Staff Report

SEATTLE –, has published a recent survey report that examines the differences in work advancement and satisfaction among remote, hybrid and fully inoffice workers. The report also shares insight into workers’ plans for job hunting In total, surveyed 1,190 fulltime employees who have a job that could be done remotely. This group consisted of 417 remote workers, 567 hybrid workers, and 206 fully in-office workers.

According to the survey, remote workers were the least likely to receive promotions and raises. When remote workers did receive raises, they were often lower compared to hybrid or fully in-office workers. Across different work locations, the vast majority of employees report being productive, having good relationships with their co-workers and boss, and feeling connected to their company.


Of all employees, those who work fully in-office are the most likely to report poor mental health, high stress, poor work-life balance, and lack of happiness at their current job. Conversely, remote and hybrid workers were more likely to report better mental health, less stress, greater work-life balance, and more happiness at their current job.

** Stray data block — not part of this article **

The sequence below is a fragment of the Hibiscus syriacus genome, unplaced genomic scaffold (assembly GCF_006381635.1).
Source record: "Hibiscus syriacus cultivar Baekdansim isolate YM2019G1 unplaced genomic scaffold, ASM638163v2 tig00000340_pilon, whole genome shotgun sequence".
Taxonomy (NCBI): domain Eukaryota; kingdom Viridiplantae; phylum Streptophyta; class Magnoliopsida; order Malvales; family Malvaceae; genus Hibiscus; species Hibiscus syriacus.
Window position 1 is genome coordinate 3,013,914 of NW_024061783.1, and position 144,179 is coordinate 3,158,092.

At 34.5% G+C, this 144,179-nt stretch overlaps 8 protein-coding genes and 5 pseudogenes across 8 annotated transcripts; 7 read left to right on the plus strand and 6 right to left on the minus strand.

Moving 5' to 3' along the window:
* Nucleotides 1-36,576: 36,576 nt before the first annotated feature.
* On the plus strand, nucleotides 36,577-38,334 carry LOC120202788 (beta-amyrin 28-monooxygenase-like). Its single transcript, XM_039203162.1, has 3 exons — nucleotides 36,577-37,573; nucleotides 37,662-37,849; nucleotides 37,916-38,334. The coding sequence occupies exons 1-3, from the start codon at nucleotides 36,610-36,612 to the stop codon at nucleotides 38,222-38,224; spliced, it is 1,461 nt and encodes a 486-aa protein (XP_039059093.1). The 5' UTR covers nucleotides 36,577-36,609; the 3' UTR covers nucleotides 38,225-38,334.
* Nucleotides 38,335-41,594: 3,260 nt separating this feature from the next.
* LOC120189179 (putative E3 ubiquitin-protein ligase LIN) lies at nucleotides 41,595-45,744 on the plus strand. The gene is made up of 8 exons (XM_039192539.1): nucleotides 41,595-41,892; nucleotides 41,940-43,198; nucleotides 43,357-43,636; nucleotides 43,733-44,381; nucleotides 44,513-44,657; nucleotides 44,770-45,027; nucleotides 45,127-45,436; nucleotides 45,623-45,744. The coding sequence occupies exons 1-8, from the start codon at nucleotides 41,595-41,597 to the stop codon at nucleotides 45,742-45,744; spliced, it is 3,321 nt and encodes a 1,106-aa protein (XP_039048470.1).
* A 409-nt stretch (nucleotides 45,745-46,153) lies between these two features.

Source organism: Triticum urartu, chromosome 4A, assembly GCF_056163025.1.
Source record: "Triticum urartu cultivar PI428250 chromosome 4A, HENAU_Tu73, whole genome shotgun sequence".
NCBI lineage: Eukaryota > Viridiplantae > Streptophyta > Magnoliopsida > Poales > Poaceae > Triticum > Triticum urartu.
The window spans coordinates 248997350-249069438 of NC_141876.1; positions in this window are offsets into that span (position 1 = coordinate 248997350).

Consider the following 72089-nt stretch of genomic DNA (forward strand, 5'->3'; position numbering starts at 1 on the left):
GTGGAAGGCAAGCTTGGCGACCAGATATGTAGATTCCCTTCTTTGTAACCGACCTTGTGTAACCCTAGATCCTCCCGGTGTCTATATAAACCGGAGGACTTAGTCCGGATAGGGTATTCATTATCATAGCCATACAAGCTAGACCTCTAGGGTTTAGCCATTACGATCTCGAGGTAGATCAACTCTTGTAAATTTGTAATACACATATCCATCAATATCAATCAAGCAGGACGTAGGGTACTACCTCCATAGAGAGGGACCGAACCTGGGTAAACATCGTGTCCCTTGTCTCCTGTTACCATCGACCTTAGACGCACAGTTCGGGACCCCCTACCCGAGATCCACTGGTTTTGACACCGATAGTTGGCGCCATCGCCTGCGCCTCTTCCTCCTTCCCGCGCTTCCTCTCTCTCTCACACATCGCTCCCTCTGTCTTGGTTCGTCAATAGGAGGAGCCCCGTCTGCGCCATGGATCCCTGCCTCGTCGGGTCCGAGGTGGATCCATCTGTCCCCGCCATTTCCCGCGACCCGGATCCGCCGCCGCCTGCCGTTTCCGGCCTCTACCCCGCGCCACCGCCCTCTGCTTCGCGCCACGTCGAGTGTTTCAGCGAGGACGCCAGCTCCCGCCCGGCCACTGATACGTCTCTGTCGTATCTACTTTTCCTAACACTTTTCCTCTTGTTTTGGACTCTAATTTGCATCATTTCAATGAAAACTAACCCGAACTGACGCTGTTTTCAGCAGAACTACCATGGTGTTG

“Employee happiness is key to retention and a productive, thriving environment for all employees,” says Stacie Haller,’s Chief Career Advisor. “Workers are more likely to seek out a new position if they are unhappy. They will seek out a position that better meets their needs.”

Survey results also indicate that 52 percent of fully in-office workers will look for a new job in 2024, followed by 43 percent of hybrid workers, and 36 percent of remote workers. Additionally, while only 35 percent of fully in-office workers say they like their current work location arrangement, 69 percent of hybrid workers and 92 percent of remote workers say the same.

This survey was commissioned by and conducted online by the survey platform Pollfish. It was launched on November 29, 2023, and 1,190 respondents completed the full survey. Respondents were employed full-time in roles that could be fulfilled remotely. The survey comprised 417 remote workers, 567 hybrid workers, and 206 fully in-office workers.